This used to be where the story of my chicken ended.  I would separate the meat from the skin and bones, then toss all of the non-meat “parts” in the garbage.  NO MORE!!!!  Now I toss those “parts” right back into the crock pot for round two.  This is what I call the “trash into treasure” phase.

On top of the chicken parts, I add vegetable parts that I would likely have thrown away otherwise.  Be sure to wash all vegetables well.  First comes the root end of a bunch of celery.  I just chop off the stalks and throw in the big ball of ends stuck together at the root.  I also might chop off the ends and throw them in.  I wash my carrots well and peel them.  I toss in the ends and peels of the carrots.  I also like to peel a few onions and put in the ends or a few of the less paper-like outer layers that I would debate keeping otherwise.  Sometimes I do put in the good parts of the veggies too, but lately I have been keeping a bag of usable scraps in the fridge so I rarely have to use anything we would eat.  It ends up looking something like this before I cover it all up with water.

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Veggie scraps on top of chicken parts. Carrot peels, celery ends and leaves, fennel sprigs, and onion. Be sure to wash all veggies thoroughly before peeling if you’re going to use the scraps.

After adding the veggies, I just fill the crock pot up with water to the tippy top and add a little salt and maybe some garlic powder and celery seed.  You can put in anything you like.  I set it to low and cook it overnight or all day.  I store it in the refrigerator if I know I will use it within a couple of days.  Otherwise I freeze it for later.  It’s the best chicken stock I have ever had and everything I cook with it turns out better than ever.  I can get so much out of one chicken, and it’s virtually free since most of the ingredients would be thrown away if not used in this way.  Also, it makes me feel that much better about spending the extra money on organic chickens and vegetables, knowing I’m getting so much out of every part of them.  I cannot believe how much money I have spent on those cartons of organic broth in the past.  Never again!!!!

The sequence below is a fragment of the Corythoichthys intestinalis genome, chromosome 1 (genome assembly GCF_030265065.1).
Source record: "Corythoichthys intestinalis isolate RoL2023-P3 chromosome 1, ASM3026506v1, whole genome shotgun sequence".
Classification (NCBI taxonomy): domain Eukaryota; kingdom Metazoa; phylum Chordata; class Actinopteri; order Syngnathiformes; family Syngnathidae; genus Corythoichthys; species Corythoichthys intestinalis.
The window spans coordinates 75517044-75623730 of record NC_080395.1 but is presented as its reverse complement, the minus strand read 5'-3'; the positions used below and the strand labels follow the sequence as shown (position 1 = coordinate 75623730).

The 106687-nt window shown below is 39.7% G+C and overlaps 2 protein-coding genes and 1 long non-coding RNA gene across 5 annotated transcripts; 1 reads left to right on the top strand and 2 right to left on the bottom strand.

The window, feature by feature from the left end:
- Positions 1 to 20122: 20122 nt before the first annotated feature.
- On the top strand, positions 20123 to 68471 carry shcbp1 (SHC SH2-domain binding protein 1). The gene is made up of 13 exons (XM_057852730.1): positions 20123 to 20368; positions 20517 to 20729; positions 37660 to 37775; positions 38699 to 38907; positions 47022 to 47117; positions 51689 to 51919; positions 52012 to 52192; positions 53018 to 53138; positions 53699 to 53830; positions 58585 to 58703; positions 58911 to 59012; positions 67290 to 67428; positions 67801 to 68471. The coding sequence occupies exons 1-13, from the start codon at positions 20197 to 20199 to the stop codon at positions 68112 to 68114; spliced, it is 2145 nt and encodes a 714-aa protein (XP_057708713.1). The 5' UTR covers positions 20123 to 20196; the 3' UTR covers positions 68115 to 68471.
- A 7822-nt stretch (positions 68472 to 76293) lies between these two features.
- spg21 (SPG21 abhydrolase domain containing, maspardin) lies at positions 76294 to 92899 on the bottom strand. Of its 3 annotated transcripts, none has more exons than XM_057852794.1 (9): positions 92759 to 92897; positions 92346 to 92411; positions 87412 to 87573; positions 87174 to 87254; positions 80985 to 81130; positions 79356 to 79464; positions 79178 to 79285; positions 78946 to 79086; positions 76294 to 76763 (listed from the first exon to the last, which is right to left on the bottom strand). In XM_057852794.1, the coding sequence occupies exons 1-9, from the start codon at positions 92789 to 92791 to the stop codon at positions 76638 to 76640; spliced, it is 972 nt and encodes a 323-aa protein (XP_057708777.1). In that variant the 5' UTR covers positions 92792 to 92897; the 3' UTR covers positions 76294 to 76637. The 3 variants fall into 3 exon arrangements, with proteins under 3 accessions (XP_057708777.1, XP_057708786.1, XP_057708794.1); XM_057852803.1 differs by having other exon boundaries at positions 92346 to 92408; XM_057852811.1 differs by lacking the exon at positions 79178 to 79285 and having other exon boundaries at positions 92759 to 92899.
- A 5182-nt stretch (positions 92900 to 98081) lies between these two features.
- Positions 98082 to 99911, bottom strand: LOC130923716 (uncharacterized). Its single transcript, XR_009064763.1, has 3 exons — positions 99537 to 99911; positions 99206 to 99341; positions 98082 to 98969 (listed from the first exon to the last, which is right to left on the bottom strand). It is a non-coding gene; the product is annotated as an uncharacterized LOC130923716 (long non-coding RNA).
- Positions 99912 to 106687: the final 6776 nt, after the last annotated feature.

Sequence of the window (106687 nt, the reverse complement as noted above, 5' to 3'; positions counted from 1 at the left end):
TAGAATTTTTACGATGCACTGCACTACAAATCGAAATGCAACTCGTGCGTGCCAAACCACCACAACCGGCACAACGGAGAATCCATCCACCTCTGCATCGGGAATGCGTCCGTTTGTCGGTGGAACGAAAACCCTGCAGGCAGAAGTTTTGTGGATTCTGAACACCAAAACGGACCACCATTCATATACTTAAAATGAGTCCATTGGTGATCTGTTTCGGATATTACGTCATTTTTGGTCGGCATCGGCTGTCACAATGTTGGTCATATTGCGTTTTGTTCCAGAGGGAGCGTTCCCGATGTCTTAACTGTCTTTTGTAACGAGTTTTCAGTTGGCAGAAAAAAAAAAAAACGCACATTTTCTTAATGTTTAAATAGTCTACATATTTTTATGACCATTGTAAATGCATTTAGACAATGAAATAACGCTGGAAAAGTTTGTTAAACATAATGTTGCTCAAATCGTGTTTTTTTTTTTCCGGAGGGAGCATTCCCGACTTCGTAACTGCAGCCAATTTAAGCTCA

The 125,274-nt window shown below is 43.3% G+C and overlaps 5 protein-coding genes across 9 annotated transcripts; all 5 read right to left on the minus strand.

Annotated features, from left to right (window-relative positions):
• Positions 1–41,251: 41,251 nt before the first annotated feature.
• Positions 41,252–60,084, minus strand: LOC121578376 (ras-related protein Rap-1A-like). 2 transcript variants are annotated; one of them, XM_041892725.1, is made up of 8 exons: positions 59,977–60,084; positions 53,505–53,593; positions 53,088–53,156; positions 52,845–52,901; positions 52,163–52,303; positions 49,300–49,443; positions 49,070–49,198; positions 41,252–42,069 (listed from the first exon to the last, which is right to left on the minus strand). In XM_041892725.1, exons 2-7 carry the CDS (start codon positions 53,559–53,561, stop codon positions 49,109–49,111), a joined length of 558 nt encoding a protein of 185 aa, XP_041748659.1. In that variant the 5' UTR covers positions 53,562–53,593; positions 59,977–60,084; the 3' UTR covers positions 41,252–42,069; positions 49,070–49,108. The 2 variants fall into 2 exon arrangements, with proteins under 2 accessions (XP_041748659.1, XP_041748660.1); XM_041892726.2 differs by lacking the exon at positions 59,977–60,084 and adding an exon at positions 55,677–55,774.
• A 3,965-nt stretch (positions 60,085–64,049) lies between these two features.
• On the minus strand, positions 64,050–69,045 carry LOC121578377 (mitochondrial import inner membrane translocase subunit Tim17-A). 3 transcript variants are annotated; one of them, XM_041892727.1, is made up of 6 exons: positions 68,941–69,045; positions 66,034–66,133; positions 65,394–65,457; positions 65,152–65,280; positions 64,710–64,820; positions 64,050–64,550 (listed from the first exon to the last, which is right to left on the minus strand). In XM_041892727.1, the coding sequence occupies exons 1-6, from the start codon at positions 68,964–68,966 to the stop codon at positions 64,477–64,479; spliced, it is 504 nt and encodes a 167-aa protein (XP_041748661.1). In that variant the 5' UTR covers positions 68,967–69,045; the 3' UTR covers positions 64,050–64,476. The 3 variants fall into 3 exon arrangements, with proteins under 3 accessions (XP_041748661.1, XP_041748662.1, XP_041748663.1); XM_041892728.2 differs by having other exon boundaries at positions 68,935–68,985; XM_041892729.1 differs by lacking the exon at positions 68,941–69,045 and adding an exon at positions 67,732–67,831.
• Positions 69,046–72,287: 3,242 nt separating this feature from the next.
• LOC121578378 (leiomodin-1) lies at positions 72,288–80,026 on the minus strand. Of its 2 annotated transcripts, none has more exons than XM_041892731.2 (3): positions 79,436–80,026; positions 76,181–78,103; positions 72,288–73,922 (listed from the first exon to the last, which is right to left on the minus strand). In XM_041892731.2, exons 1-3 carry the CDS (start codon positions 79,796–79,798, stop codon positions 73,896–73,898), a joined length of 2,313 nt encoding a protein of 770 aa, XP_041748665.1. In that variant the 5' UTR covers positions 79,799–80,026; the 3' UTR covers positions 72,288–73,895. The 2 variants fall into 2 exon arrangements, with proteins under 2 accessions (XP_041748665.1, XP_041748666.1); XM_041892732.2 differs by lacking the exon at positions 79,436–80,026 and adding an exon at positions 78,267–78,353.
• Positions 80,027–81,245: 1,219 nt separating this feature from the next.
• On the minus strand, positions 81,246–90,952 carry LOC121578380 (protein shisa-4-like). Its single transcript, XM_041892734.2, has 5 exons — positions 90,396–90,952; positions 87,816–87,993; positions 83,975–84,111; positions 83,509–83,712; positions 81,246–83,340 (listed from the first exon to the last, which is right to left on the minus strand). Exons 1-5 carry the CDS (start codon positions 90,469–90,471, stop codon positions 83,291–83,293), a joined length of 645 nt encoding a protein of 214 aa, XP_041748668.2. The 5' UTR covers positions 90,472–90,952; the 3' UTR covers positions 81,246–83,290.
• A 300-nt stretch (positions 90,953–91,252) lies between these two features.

Be sure to strain it well.  The bones get pretty soft and small pieces can be hard to separate.  I always run it through a mesh strainer just to be safe.

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This is how it looks after cooking all day or over night. Now it just needs to be strained and it’s ready to use.

One thing I have learned is that there will be a thin layer of grease that solidifies on top of the broth after it cools.  I just wait until the first time I pull in out of the refrigerator to use it and spoon it into the trash.  The broth will be very dark and rich and the flavor is amazing.  This photo doesn’t do the color justice, but I wanted to show the thin layer of fat I mentioned after refrigeration so you won’t be weirded out when you see it in yours.

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I hope I’m not the only one who was in the dark on this.  Give it a try if you haven’t done it before.  You will be cooking chickens left and right, just so you can make your own stock.  If cooking whole chickens is not in your usual repertoire, use whatever kind of chicken you usually eat. Honestly, you can even just throw in the parts from your store bought rotisserie chicken.  It will work just the same.  Do yourself a favor and turn your own chicken parts into liquid gold.  It’s like printing money.  Stop buying stock.  Use your liquid assets.  I could do this all day.

If you want a more specific recipe, check out this one from 100 Days of Real Food.  This blog is fantastic.  If you don’t follow it already, you’re missing out.  It is geared towards good clean healthy eating and living.